I fought to suppress the bitterness that was quickly taking over my sole, until I got to know this jovial sole. Good thing I did. He turned out to be full of energy and was very accomplished for this young age. Around him, where pictures of him, Anna and some of his dogs on a North Pole expedition. That takes a hearty person, with a lot of money and a lot of guts. Usually they helicopter to around 2 degrees from the Pole in April, then sled the rest of the way. They have to carry all of their supplies with them and sleep in tents for about 2 weeks. And they still run the chance of getting stuck in a storm that could be -80F. At that temperature, urine freezes before it hits the ground, and your exhale crystallizes into ice crystals that quickly fall and collect on your sleve. I was feeling pretty comfortable in his presence.
Another dude who was with us, was a brilliant college student, enrolled in a civil engineering program at the University of Calgary in Alberta Canada. I 'm pretty sure Marc is one of the top in his class and also received very strong evaluations from his professors. This dude was awarded a one year Internship at Asea Brown Boveri in Switzerland. That's the biggest Engineering Company in the world. Not only that, but he got to go to their coveted Switzerland lab. And get this, his field of study was civil engineering, but they awarded him an internship in Electrical Engineering. No doubt in my mind, that they want to recruit him, and if he puts a few years in there, he can pretty much write his own ticket after that. Swiss ABB on an engineers resume is like having a royal straight flush in poker.
All that going for him, and yet he was as humble as they come. I had to coax all of that out of him over the coarse of 24 hours. I made sure he stayed humble too. "Hey Marc! Just as soon as you're done shoveling that dog shit and dumping it over there, we can hook these dogs up and get out on the open trail."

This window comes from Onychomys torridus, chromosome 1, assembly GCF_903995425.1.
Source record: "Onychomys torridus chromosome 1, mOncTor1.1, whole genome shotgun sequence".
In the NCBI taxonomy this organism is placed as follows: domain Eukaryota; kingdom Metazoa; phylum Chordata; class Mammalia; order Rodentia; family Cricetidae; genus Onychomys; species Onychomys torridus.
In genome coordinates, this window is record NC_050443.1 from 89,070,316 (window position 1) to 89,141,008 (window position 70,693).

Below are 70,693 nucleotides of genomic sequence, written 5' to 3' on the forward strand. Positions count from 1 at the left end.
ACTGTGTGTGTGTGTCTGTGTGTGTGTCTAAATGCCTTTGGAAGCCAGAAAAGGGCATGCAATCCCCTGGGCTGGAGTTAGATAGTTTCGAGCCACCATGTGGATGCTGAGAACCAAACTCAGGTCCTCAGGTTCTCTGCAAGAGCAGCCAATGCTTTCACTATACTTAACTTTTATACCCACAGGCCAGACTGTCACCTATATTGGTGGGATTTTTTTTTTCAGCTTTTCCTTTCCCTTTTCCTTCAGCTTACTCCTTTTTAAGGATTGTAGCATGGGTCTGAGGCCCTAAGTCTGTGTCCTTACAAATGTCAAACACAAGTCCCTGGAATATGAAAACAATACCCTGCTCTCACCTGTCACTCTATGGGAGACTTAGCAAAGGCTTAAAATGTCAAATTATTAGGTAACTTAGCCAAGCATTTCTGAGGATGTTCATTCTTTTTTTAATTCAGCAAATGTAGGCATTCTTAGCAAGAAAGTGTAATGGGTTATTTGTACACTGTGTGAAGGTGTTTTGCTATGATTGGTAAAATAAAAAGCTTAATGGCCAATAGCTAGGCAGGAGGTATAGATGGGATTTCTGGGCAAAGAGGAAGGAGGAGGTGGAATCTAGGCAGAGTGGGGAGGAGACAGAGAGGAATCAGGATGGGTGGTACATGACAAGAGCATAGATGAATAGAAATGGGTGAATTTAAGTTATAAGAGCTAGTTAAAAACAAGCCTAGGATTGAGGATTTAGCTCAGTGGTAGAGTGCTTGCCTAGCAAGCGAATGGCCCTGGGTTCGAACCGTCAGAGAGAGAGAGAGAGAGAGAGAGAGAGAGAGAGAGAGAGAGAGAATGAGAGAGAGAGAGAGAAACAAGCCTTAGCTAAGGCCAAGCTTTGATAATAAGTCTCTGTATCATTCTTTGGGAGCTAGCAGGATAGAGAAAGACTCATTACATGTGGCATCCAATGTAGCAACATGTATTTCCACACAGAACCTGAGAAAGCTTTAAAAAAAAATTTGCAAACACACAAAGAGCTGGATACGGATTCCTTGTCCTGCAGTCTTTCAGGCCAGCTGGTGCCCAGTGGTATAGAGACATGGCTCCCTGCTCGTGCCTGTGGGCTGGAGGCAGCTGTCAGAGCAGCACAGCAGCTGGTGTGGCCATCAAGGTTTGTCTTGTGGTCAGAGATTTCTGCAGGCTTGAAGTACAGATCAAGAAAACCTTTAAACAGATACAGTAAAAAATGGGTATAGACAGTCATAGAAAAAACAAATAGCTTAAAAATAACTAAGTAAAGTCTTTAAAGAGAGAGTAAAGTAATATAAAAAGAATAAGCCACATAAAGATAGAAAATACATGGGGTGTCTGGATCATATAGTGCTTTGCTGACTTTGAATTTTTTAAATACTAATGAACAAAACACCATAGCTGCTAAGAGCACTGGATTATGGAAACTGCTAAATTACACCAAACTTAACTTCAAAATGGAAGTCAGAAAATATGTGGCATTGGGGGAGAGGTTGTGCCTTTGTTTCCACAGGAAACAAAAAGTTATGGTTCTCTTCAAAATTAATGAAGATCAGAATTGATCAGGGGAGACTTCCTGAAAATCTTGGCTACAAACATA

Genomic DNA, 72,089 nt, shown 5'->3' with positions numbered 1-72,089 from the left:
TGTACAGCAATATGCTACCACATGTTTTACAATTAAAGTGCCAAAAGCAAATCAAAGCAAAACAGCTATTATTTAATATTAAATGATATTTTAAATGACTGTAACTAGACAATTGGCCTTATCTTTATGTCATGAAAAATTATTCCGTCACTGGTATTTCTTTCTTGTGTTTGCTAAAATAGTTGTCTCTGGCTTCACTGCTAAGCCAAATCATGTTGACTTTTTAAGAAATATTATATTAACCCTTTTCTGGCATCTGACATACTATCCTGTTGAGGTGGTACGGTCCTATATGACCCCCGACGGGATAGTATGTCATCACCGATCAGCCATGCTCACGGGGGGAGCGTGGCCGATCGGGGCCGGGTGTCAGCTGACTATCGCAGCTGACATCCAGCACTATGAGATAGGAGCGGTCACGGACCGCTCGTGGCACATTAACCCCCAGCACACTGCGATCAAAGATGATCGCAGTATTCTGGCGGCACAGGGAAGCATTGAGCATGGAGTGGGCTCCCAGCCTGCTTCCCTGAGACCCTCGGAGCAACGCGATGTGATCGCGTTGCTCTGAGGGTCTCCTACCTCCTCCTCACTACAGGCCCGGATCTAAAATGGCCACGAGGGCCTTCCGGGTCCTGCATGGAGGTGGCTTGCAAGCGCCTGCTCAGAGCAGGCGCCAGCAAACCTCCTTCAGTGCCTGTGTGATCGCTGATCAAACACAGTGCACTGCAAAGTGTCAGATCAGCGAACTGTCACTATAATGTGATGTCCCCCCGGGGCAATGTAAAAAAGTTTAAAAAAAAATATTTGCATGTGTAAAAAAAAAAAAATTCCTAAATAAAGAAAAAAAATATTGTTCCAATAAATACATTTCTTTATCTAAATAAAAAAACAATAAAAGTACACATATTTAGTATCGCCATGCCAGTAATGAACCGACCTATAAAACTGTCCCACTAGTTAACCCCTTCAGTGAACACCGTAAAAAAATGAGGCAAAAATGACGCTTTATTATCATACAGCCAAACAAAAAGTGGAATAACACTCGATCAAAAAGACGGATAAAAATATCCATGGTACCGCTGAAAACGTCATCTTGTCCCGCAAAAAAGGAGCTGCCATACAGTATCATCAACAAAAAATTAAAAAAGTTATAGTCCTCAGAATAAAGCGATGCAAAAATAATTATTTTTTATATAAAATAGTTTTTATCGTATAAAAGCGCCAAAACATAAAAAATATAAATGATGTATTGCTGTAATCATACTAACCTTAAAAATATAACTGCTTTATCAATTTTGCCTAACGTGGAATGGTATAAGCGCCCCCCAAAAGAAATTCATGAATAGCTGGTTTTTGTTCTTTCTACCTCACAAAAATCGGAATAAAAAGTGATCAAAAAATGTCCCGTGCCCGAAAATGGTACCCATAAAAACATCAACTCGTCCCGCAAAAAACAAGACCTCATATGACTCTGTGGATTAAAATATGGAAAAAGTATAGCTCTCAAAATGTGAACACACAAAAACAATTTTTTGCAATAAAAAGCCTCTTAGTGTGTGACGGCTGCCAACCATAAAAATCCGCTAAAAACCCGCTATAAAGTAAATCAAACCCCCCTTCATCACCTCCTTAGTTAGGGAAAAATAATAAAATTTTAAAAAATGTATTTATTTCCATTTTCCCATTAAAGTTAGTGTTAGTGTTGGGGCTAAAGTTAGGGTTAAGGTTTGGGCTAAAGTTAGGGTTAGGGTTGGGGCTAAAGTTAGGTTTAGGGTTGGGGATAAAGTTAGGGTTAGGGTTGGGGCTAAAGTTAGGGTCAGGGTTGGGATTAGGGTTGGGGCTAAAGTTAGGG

Sled Dogs:
Most sled dogs are Huskies. There are many pure Huskie breeds, but the pure breeds are all big and slow. They're more suited for carrying heavy loads and moving at a slow pace. They have all of the attributes, of a semi truck. Alaskan natives mixed Huskies with other breeds to create the Alaskan Huskie. It has a double coat, so the dog can easily withstand the bitter cold, but its much lighter. Its legs are longer and its butt is rounder. All of those traits, result in a speed that is about twice as fast as pure breed Huskies and gives them high endurance qualities as well. The fastest sled dogs are breed from beagles, but Beagles only have one coat of fur, so handlers need to put coats on them as soon as they stop pulling. Still, Beagles are only about 5 percent faster then Alaskan Huskies.
All sled dogs have one trait in common. They love to air it out and run. The urge to run is very strong. Taking too long to hook all of them up and get on the trail, gets them really antsy and tense. To the point that one of them will do something to piss another one off, then they start fighting.  The huskies picked up on subtle clues that I was about to get on the trail (like putting on my jacket, just before stepping on the sled), then they start barking hysterically. It's like they are saying, "Dude, come'on, what the hell's taking so long. Lets go!!!"
The front dog (sometimes two in tandem) is called the lead dog. He's the smartest one and is usually calm and reserved, plus the other dogs trust where he's taking them. The dogs directly behind the lead dog(s) are called swing dogs. They're smart as well and are put there by the trainer, in hopes that they will gain some experience and become good lead dogs one day. The dogs closest to the sled are called wheel dogs. They're the strongest and usually biggest dogs. Not only do they pull the sled forward, but they also need to turn the sled when cornering. All of the other dogs are called team dogs.
There are only four commands, but you really only need to know two of them.
Forget about mush, that's a silly movie only command. To start the dog's you yell "Hike", just like in American Football. But really they're going to take off without a command. GEE (that's with a hard G, like the first part of go and the last part of whee) to turn right. Haw (like the sound of a crow only with an H) to turn left. Whoa is to stop, but they really don't listen to that one (maybe the lead dog does, but they rest just keep pulling). You need to hit the serious brake if you want to stop.